Denial.  Anger.  Bargaining.  Depression.  Acceptance.  You may recognize these five words from the seminal work of Dr. Elisabeth Kubler-Ross in which she took the time to interview dying patients exploring the nature of their physical and psychological experience.  Her research invited delineating five stages as she called them and as are listed above.  As those of us who have worked with the dead and dying, we quickly realized that the experience of the dying was mirrored in the experience of the grieving.  While her initial research proved a challenge to the practice of medicine of her day, the insight that grieving people experienced these five stages as well proved even more helpful than solely working with the dying. 

Her work has come under tremendous pressure and criticism especially the past decade or so.  Some writers of grief have come to see these stages as irrelevant in terms of the grieving process.  The challenge certainly rests in a couple of cultural norms most especially in the United States.  First, we tend to look at stages as a progression in which we traverse stage one and move to stage two believing we will no longer ever experience stage one again.  We see the stages as a linear movement with no overlapping.  Second, culturally, we believe with stages that the stages lead to a finish line; lead to a time when grief will be spared and feelings for the departed will be minimalized or at least measurably less painful.  Irrespective of these cultural norms, people struggled to embrace what Dr. Kubler-Ross meant with this insight.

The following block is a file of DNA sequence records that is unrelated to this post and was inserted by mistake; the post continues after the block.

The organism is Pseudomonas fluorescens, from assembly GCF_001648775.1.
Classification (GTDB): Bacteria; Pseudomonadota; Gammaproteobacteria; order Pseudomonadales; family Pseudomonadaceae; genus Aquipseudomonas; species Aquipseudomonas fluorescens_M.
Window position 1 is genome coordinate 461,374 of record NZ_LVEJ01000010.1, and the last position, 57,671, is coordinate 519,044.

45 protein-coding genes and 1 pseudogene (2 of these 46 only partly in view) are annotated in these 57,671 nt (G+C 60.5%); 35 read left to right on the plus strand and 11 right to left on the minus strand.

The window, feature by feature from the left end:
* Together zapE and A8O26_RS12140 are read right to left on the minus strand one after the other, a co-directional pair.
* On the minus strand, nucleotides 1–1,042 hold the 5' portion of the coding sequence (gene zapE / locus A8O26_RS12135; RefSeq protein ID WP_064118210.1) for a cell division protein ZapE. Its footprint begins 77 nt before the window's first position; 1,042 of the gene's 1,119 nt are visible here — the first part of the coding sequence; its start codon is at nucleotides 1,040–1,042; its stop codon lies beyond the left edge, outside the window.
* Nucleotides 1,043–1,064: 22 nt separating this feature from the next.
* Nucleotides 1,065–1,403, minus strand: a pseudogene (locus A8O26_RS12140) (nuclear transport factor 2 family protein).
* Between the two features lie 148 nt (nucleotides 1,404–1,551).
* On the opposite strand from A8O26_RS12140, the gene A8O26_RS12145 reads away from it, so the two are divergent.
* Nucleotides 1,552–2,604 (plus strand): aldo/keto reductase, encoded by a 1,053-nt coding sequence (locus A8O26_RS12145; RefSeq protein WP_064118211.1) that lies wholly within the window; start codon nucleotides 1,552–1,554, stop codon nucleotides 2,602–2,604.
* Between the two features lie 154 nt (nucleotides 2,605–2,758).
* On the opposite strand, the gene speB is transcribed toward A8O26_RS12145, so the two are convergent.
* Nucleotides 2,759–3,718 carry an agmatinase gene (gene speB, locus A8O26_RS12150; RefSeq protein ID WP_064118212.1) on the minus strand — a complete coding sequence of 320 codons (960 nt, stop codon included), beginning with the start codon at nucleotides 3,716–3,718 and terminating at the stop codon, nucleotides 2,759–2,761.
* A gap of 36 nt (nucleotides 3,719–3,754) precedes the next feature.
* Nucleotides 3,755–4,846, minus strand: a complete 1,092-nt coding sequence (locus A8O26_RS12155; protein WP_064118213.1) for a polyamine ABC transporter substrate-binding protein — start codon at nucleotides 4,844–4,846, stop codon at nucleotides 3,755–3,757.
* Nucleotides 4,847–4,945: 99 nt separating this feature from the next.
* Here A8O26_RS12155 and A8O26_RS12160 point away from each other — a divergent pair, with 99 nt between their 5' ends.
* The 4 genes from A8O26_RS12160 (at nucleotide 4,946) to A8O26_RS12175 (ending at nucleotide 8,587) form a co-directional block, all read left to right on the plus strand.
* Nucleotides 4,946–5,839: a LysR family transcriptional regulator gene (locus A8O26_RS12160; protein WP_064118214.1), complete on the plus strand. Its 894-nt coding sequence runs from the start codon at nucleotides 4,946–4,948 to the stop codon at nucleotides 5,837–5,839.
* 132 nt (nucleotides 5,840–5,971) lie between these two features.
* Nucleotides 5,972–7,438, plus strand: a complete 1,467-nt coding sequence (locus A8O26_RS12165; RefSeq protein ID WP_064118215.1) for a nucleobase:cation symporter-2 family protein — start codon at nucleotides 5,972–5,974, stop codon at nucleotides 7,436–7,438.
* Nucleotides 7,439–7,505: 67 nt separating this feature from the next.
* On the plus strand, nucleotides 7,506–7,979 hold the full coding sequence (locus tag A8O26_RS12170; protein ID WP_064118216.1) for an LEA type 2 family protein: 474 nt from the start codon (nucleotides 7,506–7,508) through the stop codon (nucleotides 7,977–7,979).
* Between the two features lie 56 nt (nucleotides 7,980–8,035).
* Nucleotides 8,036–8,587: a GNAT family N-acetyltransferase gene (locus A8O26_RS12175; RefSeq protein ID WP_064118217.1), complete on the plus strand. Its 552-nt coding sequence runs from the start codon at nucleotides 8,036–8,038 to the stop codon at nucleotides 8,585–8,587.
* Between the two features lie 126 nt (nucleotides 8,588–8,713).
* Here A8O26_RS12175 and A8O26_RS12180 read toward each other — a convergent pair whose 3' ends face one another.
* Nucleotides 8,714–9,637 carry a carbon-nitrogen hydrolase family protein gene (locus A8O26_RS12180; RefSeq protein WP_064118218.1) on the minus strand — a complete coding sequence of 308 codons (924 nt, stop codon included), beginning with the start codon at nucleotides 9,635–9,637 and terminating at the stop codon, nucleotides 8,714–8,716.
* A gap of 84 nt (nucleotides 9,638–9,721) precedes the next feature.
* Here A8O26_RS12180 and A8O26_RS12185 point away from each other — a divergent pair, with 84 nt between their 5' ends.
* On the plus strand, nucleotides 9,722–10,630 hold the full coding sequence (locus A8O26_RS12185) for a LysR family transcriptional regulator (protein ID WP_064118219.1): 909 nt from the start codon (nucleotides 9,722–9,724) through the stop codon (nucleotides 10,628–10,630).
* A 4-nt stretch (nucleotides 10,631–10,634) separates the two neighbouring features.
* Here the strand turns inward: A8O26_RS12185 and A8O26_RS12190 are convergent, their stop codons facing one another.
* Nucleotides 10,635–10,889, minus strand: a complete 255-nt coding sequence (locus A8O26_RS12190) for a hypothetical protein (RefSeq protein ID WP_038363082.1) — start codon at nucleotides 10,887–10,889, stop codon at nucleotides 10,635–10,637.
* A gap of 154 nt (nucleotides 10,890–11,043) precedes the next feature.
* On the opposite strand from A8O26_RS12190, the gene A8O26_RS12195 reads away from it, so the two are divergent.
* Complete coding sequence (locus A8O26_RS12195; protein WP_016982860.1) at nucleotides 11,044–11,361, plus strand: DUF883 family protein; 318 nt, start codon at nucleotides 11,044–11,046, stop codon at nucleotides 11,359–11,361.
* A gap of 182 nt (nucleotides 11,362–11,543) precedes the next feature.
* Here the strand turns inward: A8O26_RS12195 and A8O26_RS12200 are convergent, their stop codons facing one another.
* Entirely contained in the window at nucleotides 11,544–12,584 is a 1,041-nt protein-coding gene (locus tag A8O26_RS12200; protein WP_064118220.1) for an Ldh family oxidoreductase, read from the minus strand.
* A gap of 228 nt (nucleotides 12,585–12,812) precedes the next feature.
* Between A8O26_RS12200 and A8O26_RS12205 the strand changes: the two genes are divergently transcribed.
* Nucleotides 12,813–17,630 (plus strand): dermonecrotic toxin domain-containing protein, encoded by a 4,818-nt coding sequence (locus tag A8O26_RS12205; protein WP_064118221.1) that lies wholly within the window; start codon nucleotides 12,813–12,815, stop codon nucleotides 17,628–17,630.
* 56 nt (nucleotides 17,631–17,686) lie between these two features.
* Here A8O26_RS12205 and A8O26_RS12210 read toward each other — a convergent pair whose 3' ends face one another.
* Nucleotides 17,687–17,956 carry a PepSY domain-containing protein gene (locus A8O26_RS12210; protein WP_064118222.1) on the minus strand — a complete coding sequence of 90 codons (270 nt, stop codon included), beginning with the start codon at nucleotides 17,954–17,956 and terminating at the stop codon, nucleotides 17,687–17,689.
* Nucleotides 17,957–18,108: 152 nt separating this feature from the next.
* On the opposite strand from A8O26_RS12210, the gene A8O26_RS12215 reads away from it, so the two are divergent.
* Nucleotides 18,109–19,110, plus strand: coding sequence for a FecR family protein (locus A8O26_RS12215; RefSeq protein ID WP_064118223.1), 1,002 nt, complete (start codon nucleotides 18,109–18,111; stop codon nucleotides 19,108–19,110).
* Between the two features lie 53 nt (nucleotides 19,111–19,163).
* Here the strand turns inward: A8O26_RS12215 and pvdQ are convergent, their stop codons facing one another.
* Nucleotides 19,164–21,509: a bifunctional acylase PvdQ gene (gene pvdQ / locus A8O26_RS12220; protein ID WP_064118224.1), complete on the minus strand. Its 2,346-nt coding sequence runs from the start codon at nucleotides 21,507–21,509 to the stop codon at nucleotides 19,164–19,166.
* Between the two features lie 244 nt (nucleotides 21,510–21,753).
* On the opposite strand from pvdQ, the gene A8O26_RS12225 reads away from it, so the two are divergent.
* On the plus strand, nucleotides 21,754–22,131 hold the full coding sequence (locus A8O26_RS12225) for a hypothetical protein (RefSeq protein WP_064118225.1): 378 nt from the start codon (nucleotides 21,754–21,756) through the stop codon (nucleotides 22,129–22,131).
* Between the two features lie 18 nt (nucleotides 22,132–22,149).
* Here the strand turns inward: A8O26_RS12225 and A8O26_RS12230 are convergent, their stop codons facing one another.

Once these stages are freed from a rigid, linear interpretation, we are then able to play with these stages as they speak to our experience of death and grief.  Perhaps in a perfect world one travels these stages in the order her research indicated.  Yet, once a rule is stated or set, life forms around the exceptions and these stages are no exception.  Let’s explore how these might be helpful for us as we grieve.

First, I want to change from using the word “stage” to using the word “phase”.  As mentioned above, stage invites linear thinking with clear boundaries while phase suggests the possibility of overlapping and of carrying some of all phases in each phase.  We can imagine the five phases as experiences that most grieving people will share to one degree or another in as unique a way as each of us is made.  We bereaved also know that no simple formula works towards healing.

Second, I invite you to open yourself to this and any other thought, process, or suggestion that might help in the lifelong process of grief recovery.  Each person grieves uniquely knowing full well that their healing process can pivot on a dime.  In a recent book I’ve written about grief set free and what I meant was honoring in real time the fact that each person grieves on his or her own, each path is worthy, each person hopefully embraces the grief choices of their personal lives.  In the Big Book of AA there is this quote in the appendix on spiritual experiences: “There is a principal which is a bar against all information, which is proof against all arguments and which cannot fail to keep a man in everlasting ignorance – contempt prior to investigation.”[1]

We bereaved parents live with restless hearts.  We continue adapting to life without the child we believe “should” still be alive and with us.  In our own quiet way, we seek to grow in our life and in our love.  Stay open!

[1] AA Big Book